Last Reviewed on June 19, 2019, by eNotes Editorial. Word Count: 316
In Angel Levine, the author traces the relationship between two Jewish American men of different backgrounds: Manischewitz is white and of European heritage, while Levine is black and of African heritage. Overall, Bernard Malamud’s story is concerned with the power of faith. The primary theme is the relationship between sacred and secular ways of knowing the world. Closely connected is the idea that race and ethnicity play secondary roles to the fundamental humanity of interpersonal relationships. Malamud presents the two very different characters to emphasize the theme of transcending boundaries so that fellow humans can help others in need. Manischewitz must place his faith in another person, who may actually be a divine emissary, in order to help not only himself but his wife, Leah.
Manischewitz, a tailor, lapses into despair after a combination of misfortunes lays him low. These include the loss of his business to fire, the related financial problems due to inadequate insurance and concomitant legal complications, and his own injuries. From his perspective, however, the greatest calamity is his wife’s serious illness and his inability to effect any real change in her condition. With all these woes, his situation is reminiscent of that of the Biblical Job. While Manischewitz is emotionally invested in his Jewish faith, his faith is being tested through enduring these hardships. When an angel appears in the form of Alexander Levine, a black man who offers him assistance, he is dubious.
Seeking Levine out in Harlem as he suggested, Manischewitz doubts him more, as he is involved in worldly matters such as nightclub life. After finding other African American Jews, the tailor becomes persuaded of Levine’s divinity. Whether his faith or the angel’s powers are effective, Malamud does not say. Leah, his wife, recovers from what had seemed to be the terminal stages of illness. Levine then disappears—perhaps flown away on invisible wings.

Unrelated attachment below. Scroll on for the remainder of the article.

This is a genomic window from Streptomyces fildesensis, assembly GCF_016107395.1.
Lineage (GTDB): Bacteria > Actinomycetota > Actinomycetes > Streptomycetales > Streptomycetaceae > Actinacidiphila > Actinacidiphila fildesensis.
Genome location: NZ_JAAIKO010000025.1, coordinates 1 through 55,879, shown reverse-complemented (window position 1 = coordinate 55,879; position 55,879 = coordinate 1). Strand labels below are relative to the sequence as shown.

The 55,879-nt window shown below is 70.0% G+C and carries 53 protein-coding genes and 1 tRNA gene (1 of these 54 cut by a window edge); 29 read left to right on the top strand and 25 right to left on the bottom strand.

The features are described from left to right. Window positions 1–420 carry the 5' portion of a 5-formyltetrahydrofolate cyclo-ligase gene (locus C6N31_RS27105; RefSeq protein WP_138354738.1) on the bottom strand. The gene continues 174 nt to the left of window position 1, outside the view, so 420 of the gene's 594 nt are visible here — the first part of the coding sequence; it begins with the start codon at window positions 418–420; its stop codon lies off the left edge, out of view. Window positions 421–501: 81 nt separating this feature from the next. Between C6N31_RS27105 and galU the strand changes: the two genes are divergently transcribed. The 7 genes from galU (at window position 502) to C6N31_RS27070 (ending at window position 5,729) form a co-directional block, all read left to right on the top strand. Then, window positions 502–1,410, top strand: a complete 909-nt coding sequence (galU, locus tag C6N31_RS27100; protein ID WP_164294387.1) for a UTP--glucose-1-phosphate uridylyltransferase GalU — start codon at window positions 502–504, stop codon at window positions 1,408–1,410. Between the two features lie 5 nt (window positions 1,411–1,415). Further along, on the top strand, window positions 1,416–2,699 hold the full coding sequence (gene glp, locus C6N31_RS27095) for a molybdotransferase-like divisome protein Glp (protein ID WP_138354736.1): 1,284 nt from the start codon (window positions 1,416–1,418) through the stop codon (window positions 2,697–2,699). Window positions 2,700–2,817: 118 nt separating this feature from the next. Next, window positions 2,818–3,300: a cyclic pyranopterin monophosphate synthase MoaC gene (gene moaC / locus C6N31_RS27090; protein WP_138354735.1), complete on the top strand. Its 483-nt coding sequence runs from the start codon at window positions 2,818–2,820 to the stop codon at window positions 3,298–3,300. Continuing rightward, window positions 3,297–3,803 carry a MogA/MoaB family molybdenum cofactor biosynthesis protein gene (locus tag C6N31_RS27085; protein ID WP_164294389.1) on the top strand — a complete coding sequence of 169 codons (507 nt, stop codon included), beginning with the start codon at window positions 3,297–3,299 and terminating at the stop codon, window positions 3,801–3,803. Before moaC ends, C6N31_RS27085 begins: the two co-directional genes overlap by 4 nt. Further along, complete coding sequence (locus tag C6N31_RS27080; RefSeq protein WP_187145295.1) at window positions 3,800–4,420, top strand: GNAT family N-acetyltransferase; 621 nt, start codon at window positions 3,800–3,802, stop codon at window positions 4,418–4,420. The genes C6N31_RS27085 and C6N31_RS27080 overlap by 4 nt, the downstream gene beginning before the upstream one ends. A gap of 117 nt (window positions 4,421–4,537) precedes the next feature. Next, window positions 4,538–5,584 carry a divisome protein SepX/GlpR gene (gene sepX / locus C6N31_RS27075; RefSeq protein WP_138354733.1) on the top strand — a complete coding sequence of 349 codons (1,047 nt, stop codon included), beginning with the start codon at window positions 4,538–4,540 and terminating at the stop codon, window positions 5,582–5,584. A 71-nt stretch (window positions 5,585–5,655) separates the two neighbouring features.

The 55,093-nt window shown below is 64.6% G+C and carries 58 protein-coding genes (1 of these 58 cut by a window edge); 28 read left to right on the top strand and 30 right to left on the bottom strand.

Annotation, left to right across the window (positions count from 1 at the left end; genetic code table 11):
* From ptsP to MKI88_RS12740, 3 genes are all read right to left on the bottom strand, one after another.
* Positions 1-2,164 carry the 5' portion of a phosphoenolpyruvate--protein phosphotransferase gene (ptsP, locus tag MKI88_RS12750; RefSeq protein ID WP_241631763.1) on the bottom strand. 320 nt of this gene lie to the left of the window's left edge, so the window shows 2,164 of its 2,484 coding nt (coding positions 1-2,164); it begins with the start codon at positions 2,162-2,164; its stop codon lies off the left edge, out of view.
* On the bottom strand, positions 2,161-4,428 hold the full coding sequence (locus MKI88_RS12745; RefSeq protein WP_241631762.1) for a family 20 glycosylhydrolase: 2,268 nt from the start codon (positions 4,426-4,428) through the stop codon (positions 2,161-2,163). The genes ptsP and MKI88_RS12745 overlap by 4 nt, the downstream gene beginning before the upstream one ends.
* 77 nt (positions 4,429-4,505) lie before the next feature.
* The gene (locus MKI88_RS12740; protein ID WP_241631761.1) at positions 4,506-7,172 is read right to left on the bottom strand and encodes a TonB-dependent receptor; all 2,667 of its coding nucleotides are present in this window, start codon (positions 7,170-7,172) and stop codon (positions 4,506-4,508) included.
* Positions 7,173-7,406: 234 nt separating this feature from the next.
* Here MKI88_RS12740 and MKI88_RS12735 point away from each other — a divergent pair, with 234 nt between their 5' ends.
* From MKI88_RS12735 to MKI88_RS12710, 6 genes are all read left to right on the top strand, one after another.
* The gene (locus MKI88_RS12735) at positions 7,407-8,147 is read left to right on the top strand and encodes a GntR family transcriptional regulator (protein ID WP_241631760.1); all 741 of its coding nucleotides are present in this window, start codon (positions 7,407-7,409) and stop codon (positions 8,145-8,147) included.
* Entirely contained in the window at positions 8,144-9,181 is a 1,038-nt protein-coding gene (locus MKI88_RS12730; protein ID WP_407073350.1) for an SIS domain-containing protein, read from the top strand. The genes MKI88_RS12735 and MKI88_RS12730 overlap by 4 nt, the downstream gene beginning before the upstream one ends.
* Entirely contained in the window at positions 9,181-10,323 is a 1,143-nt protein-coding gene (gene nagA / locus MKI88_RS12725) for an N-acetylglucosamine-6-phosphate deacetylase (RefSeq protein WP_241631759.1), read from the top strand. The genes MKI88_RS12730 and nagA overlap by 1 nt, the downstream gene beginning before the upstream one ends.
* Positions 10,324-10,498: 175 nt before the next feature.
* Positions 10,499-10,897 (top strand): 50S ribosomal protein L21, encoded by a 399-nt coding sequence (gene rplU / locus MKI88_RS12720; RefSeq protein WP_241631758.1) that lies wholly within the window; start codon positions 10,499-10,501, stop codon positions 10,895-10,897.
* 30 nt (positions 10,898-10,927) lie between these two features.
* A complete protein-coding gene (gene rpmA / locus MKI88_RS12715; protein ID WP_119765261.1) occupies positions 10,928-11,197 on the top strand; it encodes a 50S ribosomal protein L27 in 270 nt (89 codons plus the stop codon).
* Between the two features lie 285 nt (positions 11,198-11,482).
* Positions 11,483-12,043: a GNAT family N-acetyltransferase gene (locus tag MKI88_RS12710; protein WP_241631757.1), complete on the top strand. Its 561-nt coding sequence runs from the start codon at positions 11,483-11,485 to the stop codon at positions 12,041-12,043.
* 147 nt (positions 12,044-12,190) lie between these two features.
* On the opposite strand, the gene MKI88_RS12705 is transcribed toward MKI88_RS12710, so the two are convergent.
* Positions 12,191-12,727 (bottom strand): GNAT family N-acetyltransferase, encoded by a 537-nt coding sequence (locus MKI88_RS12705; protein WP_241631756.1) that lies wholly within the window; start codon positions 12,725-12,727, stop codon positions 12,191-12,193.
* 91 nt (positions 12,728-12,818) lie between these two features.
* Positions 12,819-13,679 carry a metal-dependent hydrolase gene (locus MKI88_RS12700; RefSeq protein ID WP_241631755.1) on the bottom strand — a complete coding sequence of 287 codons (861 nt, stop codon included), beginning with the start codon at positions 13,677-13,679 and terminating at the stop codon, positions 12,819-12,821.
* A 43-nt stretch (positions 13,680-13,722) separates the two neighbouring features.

Last Updated on May 5, 2015, by eNotes Editorial. Word Count: 283
Perhaps the most ubiquitous figure in Bernard Malamud’s fiction is the person, usually Jewish, who suffers, like Job in the Old Testament, without any apparent reason. Manischevitz is not a bad man; no sin accounts for his fall. As he complains, he suffers far more than would seem to be just.
The tailor’s mistake is in wanting to understand why he should suffer, and in expecting there to be some cause and effect in life. Just as he will want proof that Levine is an angel, he wants some sign that God exists. When he fails to achieve either of these assurances, Manischevitz undergoes a crisis of faith when he renounces his belief in God and surrenders to despair. It is then that his dream vision of Levine preening his wings gives him new hope and sends him in search of the angel. Still, his faith must be tested, so Levine forces him to acknowledge before the assembled crowd in the honky-tonk that the black is an angel. At this point, not only is Manischevitz’s problem solved, Levine casts off the clothes of a pimp and becomes the angel he is meant to be. Faith is necessary both for God and for humankind.
Manischevitz’s final realization that there are Jews everywhere reflects Malamud’s theme that all men are Jews. Jews, in Malamud’s fiction, are those who suffer without cause and who maintain their faith in humanity (or in God) despite the injustice of their plight. Manischevitz does not suffer because he is a Jew; he is a Jew because he suffers. He does not believe because he is a Jew; he is a Jew because he believes.
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